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17-02-2016 | Ophthalmologic cancers | Article

A review of the literature for intra-arterial chemotherapy used to treat retinoblastoma

Pediatric Radiology

Authors: Emily Wyse, James T. Handa, Alan D. Friedman, Monica S. Pearl

Publisher: Springer Berlin Heidelberg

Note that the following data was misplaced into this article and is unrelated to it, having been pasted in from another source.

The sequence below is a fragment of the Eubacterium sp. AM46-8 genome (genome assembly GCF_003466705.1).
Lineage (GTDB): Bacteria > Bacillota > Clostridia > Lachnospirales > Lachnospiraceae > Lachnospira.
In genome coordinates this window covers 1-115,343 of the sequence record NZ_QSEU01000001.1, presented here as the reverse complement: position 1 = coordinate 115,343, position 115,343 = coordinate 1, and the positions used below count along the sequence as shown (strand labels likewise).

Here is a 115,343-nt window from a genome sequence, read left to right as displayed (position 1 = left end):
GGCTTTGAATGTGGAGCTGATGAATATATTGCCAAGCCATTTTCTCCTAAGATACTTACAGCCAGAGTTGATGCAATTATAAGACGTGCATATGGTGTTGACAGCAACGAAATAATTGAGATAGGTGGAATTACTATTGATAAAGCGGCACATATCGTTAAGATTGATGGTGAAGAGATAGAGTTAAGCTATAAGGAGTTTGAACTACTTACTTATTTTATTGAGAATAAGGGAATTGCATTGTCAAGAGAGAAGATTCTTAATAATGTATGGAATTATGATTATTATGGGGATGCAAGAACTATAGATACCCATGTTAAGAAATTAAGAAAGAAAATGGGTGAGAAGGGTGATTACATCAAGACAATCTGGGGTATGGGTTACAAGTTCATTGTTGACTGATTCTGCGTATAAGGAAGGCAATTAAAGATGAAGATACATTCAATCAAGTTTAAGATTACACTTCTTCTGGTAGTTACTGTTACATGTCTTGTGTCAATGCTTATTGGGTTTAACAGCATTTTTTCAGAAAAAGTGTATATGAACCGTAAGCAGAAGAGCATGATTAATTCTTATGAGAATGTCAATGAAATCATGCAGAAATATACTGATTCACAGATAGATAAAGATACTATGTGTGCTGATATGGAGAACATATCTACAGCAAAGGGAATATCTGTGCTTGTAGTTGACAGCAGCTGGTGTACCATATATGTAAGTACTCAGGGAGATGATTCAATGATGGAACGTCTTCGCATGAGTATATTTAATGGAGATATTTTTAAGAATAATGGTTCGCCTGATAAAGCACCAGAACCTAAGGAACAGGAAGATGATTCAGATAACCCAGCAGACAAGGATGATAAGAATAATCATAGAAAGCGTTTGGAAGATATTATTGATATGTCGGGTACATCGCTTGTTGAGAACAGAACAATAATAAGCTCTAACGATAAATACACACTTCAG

Retinoblastoma is a malignancy of the retina that usually presents before the age of 5 years. Sporadic retinoblastoma is most often unilateral and with no hereditary influence, whereas familial retinoblastoma presents unilaterally or bilaterally in conjunction with genetic inheritance. Several treatments have been attempted with the goals of saving the child’s life, salvaging the eye, and preserving vision. Alternative methods including external beam radiation, systemic chemotherapy and focal therapies have been shown to be effective but carry a risk of enucleation and other complications proportional to the severity of the tumor. Selective intra-arterial chemotherapy for retinoblastoma began in 1988 in Japan and has emerged in the last 7 years in the United States as a feasible, effective and minimally invasive treatment option. We review the retinoblastoma treatment literature focusing on intra-arterial chemotherapy.

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